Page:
Wildcats have UF's respect Tonight
Published: Friday, April 1, 2005 at 6:01 a.m.
Last Modified: Friday, April 1, 2005 at 1:28 a.m.
When John Cohen took the head coaching job at Kentucky he immediately sought advice from his peers in the coaching ranks. The feedback he received was somewhat chilling.
"I asked a lot of people for advice and they said it couldn't be done at Kentucky," Cohen said. "But if you want to find excuses there are plenty of them."
Cohen isn't looking for excuses. He's only trying to prove those naysayers wrong. Cohen, who served as Florida's hitting coach for two seasons before leaving for Kentucky in 2004, will bring his Wildcats to Gainesville for the first time this weekend. The three-game series begins tonight at 6:30 p.m. at McKethan Stadium.
"I really just enjoyed my time so much there," Cohen said. "It was a thrill. I still feel close to a lot of people down there."
Cohen knows it will be a long road to bring respect to Kentucky's baseball program. That was evident last year when Cohen inherited a very unbalanced team with plenty of seniors but very few freshmen or sophomores.
"I felt like I had someone hand me an etch-a-sketch that was blank," Cohen said. "We were really starting from scratch."
The Wildcats went 24-30 last year with a team that lacked underclassmen. So Cohen and his staff hit the recruiting trail - with success.
Cohen landed a class ranked in the top 25 by Collegiate Baseball. It included one high school All-American and the 2004 Kentucky Mr. Baseball.
"Now it's the opposite (of last year)," Cohen said. "We have a lot of freshmen and sophomores."
In addition to recruiting, Cohen also brought his hitting knowledge to Lexington. Kentucky improved its batting average by 15 points last year and improved its home run total from 38 to 52. This year, the Wildcats are hitting close to .300.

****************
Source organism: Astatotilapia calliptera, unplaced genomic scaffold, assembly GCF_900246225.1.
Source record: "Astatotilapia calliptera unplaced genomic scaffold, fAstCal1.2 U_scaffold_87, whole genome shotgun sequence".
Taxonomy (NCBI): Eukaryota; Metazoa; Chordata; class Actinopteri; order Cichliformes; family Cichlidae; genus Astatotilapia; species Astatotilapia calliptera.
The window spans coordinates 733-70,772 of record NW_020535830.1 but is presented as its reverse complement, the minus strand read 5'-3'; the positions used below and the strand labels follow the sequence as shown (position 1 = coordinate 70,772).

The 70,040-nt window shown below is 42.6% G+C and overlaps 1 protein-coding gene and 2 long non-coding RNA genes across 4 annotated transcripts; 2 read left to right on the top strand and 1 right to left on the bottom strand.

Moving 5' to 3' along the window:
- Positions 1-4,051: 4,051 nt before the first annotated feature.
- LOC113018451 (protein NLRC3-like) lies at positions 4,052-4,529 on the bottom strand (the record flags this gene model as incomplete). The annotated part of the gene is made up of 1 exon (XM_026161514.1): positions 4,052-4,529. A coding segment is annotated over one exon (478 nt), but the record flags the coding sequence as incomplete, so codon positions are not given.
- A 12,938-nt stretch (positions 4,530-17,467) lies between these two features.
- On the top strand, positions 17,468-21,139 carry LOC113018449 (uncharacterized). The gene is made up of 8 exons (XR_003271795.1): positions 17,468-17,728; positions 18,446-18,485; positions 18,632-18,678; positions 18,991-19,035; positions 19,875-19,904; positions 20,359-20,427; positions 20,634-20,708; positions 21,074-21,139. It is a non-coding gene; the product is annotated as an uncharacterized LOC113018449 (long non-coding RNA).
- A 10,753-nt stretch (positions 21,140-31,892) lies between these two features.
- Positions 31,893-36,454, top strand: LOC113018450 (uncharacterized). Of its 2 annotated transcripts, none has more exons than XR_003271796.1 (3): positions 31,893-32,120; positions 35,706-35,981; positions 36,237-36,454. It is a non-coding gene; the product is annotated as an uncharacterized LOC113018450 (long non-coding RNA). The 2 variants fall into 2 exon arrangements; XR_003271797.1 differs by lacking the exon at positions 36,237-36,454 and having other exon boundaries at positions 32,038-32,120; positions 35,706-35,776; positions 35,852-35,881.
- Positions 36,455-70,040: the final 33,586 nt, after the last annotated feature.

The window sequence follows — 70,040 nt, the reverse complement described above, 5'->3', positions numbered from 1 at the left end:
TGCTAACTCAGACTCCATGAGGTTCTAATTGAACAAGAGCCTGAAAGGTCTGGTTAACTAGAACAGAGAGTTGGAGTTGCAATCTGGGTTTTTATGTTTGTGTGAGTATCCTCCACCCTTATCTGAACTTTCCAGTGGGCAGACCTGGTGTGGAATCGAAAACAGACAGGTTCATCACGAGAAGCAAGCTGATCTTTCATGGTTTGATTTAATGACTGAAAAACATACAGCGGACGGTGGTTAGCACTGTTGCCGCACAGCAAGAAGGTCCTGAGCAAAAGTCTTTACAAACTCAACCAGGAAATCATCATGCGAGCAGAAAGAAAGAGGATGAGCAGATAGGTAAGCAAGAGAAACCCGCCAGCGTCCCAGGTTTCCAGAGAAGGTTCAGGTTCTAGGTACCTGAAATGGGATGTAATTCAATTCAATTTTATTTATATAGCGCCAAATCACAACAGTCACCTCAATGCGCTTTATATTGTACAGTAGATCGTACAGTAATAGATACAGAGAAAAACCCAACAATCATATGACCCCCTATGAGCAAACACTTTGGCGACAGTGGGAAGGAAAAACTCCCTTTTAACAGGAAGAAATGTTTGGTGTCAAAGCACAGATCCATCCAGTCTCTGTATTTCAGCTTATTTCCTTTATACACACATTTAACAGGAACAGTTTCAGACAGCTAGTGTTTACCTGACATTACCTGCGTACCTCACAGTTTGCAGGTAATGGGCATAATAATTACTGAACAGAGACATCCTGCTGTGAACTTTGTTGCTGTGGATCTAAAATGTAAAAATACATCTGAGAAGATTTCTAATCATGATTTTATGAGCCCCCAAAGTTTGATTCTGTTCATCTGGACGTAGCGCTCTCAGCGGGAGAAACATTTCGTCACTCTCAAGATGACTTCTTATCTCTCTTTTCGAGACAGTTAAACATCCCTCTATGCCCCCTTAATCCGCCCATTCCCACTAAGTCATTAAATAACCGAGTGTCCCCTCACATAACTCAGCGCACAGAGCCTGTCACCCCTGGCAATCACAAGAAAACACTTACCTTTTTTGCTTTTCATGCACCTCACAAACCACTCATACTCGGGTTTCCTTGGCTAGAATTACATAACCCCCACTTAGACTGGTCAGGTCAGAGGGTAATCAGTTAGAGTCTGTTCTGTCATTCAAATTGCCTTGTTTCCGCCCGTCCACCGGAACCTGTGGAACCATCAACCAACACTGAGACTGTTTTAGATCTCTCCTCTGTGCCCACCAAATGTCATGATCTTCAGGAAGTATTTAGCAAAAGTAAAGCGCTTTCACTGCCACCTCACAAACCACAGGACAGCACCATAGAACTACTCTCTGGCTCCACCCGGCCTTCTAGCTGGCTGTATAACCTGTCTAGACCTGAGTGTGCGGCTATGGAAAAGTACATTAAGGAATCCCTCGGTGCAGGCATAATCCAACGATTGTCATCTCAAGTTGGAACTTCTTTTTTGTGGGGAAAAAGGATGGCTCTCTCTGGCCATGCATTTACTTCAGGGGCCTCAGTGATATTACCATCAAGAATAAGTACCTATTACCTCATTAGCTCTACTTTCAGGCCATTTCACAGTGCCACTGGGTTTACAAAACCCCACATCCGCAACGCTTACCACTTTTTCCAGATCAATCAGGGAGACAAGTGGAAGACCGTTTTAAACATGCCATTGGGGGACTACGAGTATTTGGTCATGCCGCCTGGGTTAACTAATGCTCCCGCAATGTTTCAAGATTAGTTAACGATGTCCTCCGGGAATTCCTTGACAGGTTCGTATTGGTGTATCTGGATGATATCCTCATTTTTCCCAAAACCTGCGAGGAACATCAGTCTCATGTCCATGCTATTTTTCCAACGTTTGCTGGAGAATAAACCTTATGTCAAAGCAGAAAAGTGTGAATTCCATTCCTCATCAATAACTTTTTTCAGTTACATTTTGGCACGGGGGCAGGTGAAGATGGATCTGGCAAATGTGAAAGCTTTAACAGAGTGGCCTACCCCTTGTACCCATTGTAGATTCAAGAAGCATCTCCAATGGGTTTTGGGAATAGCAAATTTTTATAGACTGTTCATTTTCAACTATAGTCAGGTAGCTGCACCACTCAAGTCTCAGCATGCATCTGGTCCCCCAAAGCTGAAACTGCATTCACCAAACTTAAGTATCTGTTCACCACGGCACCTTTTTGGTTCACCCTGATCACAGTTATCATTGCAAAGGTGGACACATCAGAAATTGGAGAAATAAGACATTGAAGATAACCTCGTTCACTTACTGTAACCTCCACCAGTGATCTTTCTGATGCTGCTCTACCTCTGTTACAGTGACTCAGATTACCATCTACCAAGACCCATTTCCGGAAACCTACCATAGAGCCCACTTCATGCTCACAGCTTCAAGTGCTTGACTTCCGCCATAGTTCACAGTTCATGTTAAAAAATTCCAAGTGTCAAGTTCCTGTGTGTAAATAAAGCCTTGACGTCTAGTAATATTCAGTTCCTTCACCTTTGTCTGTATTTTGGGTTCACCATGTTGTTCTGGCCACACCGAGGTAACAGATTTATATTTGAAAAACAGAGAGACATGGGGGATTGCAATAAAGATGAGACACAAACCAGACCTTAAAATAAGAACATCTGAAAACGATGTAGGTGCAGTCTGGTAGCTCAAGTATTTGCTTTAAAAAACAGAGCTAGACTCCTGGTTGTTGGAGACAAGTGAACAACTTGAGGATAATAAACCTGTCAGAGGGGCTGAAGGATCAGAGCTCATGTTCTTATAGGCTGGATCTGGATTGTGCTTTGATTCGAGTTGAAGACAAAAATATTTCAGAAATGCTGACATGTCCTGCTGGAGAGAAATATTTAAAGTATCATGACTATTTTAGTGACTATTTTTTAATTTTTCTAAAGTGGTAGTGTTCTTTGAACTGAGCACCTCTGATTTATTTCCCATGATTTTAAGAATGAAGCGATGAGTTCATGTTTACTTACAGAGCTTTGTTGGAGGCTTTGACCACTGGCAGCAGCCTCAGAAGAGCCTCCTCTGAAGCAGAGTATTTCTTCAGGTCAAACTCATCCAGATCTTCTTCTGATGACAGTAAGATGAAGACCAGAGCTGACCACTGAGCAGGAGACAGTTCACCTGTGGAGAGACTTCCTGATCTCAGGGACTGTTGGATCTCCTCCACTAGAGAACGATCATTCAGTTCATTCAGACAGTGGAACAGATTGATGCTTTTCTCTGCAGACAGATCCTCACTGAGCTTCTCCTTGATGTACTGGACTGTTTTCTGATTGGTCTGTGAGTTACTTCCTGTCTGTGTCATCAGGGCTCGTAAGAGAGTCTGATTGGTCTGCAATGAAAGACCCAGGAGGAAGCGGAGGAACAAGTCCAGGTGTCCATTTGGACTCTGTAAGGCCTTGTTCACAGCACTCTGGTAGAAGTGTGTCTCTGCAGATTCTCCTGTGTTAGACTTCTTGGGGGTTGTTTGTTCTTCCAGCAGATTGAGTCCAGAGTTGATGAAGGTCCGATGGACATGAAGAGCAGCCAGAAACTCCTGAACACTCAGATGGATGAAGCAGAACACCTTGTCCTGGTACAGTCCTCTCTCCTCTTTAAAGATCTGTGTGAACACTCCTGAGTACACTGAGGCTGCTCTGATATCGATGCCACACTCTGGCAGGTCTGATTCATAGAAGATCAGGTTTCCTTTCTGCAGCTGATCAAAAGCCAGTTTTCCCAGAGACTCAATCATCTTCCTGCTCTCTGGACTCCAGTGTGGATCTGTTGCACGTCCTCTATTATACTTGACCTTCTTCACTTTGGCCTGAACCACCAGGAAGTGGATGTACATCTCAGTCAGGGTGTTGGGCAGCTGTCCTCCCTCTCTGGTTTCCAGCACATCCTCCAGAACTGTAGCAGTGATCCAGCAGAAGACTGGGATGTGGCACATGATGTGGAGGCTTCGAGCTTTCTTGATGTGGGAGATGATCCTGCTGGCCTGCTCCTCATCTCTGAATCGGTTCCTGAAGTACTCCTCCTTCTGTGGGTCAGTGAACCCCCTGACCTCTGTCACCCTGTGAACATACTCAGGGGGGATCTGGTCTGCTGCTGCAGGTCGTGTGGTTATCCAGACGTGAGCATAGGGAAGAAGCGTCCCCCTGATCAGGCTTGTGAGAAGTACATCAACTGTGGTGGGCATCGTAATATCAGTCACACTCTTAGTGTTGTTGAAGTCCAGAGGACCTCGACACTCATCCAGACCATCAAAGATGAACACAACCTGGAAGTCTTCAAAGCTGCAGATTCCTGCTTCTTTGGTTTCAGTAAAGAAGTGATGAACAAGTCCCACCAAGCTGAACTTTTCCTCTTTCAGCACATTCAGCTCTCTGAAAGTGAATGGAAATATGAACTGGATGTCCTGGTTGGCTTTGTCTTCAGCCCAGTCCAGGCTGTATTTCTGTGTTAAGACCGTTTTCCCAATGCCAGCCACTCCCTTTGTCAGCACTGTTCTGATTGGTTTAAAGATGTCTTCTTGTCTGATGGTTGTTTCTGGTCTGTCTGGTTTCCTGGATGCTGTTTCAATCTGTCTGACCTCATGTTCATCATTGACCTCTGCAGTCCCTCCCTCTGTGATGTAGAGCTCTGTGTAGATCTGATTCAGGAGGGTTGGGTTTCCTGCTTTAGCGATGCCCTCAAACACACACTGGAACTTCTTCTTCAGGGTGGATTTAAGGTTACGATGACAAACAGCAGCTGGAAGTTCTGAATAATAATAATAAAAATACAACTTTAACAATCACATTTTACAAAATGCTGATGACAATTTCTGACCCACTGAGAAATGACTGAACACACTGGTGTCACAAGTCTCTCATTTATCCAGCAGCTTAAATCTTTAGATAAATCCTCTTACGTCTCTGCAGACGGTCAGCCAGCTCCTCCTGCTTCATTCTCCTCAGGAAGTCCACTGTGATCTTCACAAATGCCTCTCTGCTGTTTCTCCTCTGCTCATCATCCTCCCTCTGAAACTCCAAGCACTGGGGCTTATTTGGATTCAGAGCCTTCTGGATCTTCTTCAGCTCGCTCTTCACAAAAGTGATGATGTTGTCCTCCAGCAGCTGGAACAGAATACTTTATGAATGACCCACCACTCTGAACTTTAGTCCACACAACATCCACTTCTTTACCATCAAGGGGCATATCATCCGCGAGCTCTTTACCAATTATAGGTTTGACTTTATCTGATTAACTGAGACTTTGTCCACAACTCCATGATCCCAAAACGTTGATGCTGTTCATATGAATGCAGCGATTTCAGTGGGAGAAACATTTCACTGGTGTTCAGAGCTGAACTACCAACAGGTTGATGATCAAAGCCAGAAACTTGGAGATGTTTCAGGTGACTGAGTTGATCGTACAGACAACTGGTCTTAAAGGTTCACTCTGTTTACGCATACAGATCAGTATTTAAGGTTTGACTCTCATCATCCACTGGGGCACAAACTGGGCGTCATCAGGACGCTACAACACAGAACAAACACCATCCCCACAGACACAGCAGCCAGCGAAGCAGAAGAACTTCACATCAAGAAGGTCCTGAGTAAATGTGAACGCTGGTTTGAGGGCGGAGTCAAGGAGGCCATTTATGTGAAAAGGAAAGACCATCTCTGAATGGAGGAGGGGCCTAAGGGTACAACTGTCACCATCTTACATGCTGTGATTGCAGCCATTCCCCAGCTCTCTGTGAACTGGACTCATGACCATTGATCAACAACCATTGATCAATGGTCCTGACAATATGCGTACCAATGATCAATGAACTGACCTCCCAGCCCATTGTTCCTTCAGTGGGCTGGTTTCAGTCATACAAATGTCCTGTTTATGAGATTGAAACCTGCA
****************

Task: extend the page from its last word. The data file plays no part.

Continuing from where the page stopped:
Those numbers should come as no shock to anyone in Gainesville. Cohen coached one of the most prolific Gator offenses during his first season at UF in 2002. Florida led the nation in hits and ranked second in batting average, runs scored and home runs, setting 41 offensive schools records.
"His hitting philosophy in general is incredible," said Gators senior Jeff Corsaletti, who played under Cohen in his first two years at Florida. "He could just break guys down. A lot of the things he taught me, I still use today. He's a great coach. He's going to be fine. I have a lot of respect for that guy."
McMahon brought Cohen to Florida when he was hired to replace Andy Lopez in 2002. Cohen had spent his previous four years as head coach at Northwestern State, where he won 30 or more games in each season.
Cohen's connection with McMahon began when Cohen played at Mississippi State in the late 1980s while McMahon was an assistant there.
McMahon isn't one who believes that winning can't happen at Kentucky.
"I think the University of Kentucky is in a tremendous position to excel," McMahon said. "They're in an outstanding league, have an outstanding recruiting base and great facilities. They want to excel."
And Cohen says with time, he will have Kentucky winning.
"I know we're going to get it done," Cohen said. "It's just a matter of time."
You can reach Brandon Zimmerman by calling 374-5051 or by e-mail at firstname.lastname@example.org.
AT A GLANCE
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